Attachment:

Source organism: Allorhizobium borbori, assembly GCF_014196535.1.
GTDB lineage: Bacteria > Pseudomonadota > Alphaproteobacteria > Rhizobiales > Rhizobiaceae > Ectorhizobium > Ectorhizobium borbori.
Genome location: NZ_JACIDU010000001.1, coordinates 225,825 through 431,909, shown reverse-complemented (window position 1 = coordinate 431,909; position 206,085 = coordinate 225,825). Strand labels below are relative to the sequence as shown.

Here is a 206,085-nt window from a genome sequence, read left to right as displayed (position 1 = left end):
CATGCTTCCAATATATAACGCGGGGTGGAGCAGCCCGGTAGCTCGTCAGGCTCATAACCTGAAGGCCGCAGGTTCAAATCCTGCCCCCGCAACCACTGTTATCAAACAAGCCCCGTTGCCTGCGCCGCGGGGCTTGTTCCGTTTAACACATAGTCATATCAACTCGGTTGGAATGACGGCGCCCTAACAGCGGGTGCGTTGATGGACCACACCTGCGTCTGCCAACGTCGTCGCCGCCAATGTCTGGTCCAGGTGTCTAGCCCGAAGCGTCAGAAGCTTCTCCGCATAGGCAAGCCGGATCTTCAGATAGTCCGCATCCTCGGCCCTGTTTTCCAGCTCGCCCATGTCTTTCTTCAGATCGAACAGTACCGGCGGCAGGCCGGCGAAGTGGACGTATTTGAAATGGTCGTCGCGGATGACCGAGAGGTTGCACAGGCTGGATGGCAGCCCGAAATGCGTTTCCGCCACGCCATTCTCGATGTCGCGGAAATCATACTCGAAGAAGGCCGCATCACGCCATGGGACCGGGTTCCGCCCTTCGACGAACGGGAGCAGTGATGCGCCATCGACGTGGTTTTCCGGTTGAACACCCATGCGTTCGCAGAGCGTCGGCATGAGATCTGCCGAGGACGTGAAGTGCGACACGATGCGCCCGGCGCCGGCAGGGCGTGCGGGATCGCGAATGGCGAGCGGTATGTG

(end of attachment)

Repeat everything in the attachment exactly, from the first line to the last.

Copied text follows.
Source organism: Allorhizobium borbori, assembly GCF_014196535.1.
GTDB lineage: Bacteria > Pseudomonadota > Alphaproteobacteria > Rhizobiales > Rhizobiaceae > Ectorhizobium > Ectorhizobium borbori.
Genome location: NZ_JACIDU010000001.1, coordinates 225,825 through 431,909, shown reverse-complemented (window position 1 = coordinate 431,909; position 206,085 = coordinate 225,825). Strand labels below are relative to the sequence as shown.

Here is a 206,085-nt window from a genome sequence, read left to right as displayed (position 1 = left end):
CATGCTTCCAATATATAACGCGGGGTGGAGCAGCCCGGTAGCTCGTCAGGCTCATAACCTGAAGGCCGCAGGTTCAAATCCTGCCCCCGCAACCACTGTTATCAAACAAGCCCCGTTGCCTGCGCCGCGGGGCTTGTTCCGTTTAACACATAGTCATATCAACTCGGTTGGAATGACGGCGCCCTAACAGCGGGTGCGTTGATGGACCACACCTGCGTCTGCCAACGTCGTCGCCGCCAATGTCTGGTCCAGGTGTCTAGCCCGAAGCGTCAGAAGCTTCTCCGCATAGGCAAGCCGGATCTTCAGATAGTCCGCATCCTCGGCCCTGTTTTCCAGCTCGCCCATGTCTTTCTTCAGATCGAACAGTACCGGCGGCAGGCCGGCGAAGTGGACGTATTTGAAATGGTCGTCGCGGATGACCGAGAGGTTGCACAGGCTGGATGGCAGCCCGAAATGCGTTTCCGCCACGCCATTCTCGATGTCGCGGAAATCATACTCGAAGAAGGCCGCATCACGCCATGGGACCGGGTTCCGCCCTTCGACGAACGGGAGCAGTGATGCGCCATCGACGTGGTTTTCCGGTTGAACACCCATGCGTTCGCAGAGCGTCGGCATGAGATCTGCCGAGGACGTGAAGTGCGACACGATGCGCCCGGCGCCGGCAGGGCGTGCGGGATCGCGAATGGCGAGCGGTATGTG